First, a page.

Jimmy Iovine has responded to rumors that he’ll be leaving Apple in August, contradicting the reports while speaking at a screening of The Defiant Ones at the Grammy Museum on Monday (January 10), according to Variety.
“My contract is up in August, but the funny thing is, I don’t have a contract,” he told the crowd. “I have a deal, and certain things happen along that deal. The bottom line is I’m loyal to the guys at Apple. I love Apple, and I really love musicians. That’s why those articles annoyed me, because it had nothing to do with reality. It made it out to be all about money.”
“All this stuff you’re seeing in the newspapers, let me tell you, my stock vested a long time ago. We need Donald Trump here to call it ‘fake news’,” he said.
Iovine helped develop the Apple Music streaming service, which has gained more than 30 million subscribers since launching in 2015, and reaffirmed his commitment to the product.
“I am almost 65, have been with Apple for four years and in 2 1/2 years the [Apple Music] service has gotten to well over 30 million subscribers and Beats has continued its successful run. But there’s still a lot more we’d like to do. I am committed to doing whatever Eddy [Cue], Tim [Cook] and Apple need me to do, to help wherever and however I can, to take this all the way. I am in the band,” he said.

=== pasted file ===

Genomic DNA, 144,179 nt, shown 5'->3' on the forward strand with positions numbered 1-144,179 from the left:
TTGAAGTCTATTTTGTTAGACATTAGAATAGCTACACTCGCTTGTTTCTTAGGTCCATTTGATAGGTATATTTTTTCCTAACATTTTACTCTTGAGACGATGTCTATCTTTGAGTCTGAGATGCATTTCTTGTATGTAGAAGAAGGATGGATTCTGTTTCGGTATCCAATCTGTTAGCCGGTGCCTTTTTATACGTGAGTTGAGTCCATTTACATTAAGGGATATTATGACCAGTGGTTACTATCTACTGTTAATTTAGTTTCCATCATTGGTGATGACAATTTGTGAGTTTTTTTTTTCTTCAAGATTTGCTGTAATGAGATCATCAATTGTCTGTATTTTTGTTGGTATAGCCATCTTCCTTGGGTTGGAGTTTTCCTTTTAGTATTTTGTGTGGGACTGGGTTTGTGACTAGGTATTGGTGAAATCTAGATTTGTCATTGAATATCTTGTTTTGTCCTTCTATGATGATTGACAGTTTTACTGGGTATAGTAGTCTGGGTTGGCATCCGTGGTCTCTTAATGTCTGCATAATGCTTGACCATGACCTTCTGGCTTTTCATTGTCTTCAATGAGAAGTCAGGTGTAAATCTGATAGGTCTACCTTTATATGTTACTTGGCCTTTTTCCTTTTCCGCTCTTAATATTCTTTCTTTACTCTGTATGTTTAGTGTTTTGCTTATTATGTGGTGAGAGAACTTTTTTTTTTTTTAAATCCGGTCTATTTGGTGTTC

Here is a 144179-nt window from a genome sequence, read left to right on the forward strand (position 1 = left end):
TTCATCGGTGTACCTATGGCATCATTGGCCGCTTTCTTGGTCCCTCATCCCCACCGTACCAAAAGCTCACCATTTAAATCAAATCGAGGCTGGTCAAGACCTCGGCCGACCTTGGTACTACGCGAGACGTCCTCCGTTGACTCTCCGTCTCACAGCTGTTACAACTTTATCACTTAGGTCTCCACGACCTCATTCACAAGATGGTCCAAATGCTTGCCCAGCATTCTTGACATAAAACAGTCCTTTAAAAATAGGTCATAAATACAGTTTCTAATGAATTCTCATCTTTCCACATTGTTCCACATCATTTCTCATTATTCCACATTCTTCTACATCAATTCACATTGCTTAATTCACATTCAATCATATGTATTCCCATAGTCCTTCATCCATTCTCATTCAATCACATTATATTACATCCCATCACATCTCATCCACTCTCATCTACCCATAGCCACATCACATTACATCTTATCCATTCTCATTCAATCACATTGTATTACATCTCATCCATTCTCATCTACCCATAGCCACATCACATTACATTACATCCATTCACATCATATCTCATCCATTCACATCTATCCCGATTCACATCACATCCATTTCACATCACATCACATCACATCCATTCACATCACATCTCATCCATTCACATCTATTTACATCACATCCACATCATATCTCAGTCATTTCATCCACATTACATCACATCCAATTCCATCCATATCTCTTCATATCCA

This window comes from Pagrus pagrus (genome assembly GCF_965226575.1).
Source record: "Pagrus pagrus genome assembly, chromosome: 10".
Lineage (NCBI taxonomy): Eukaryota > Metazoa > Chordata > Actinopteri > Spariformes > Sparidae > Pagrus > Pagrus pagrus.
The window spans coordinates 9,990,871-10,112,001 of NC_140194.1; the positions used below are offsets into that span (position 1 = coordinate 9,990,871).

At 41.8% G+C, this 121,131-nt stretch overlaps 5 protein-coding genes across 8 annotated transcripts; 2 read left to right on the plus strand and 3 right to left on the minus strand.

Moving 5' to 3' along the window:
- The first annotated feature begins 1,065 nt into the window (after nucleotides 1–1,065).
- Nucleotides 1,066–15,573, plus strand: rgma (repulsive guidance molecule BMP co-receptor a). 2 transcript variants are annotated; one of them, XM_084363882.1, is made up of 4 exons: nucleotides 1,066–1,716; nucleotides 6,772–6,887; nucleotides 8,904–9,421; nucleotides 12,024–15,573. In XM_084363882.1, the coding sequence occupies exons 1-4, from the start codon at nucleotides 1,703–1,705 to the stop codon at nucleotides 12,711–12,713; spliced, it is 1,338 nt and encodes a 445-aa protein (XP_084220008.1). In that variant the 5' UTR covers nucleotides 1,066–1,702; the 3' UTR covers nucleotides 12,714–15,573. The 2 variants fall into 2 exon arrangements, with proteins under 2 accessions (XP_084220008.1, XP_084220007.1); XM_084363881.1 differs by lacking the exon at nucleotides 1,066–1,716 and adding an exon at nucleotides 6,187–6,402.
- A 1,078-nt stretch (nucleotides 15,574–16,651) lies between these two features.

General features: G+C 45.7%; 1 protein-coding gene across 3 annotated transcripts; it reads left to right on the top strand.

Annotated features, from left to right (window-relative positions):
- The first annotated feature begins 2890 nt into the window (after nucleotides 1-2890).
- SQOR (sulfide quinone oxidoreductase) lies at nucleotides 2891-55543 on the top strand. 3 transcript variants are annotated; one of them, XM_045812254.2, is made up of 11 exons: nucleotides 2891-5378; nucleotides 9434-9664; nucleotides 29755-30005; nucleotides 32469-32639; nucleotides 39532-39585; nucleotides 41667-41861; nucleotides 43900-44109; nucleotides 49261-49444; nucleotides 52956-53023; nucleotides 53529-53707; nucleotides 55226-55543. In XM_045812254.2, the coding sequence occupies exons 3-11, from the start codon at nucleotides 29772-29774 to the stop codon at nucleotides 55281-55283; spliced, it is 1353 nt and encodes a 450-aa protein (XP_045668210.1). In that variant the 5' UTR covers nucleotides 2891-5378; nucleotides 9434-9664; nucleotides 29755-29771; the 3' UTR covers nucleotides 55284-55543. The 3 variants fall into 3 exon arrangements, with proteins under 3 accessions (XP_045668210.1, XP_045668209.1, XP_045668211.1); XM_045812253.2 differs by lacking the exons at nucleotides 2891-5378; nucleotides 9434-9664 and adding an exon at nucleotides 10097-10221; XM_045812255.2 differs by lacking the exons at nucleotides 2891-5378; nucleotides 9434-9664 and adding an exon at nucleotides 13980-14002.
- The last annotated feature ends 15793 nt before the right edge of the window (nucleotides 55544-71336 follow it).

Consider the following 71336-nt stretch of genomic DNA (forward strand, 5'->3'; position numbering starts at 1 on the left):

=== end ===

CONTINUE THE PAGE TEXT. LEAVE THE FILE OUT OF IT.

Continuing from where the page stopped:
[This article has been updated. The following was published on January 5, 2018.]
Jimmy Iovine is set to leave Apple Music in August, according to multiple reports online.
While his alleged exit has yet to be confirmed by himself or anyone at Apple, sources tell Bloomberg that the Interscope co-founder’s departure is timed with him getting his final paycheck for the Beats Entertainment deal.
Iovine and Dr. Dre, his long-time business partner, teamed with Apple after the technology giant purchased the pair’s Beats Electronics and Beats Music brand for $3 billion in 2014.
Since then, Iovine has helped steer Apple Music, the company’s subscription-based streaming service that Apple reports has more than 30 million paying subscribers worldwide.
When asked in a September interview with Billboard what he wants to do after Apple Music, Iovine replied: “I’m 64 years old. I have no idea. There’s just a problem here that needs some sort of solution, and I want to contribute to it. Goldman Sachs may think it’s solved, but I don’t. We’re not even close.”
In the same interview, he shot down the idea of ever returning to the record business.
“Not a chance. I can help from here. I can’t help from there,” he explained. “Let them make the music exciting and interesting. We will try to do everything that we can to create content around it, and make the delivery of it as exciting as possible.”
Neither Iovine, nor Apple, have yet to publicly comment on the reports.
Source: Hip Hop DX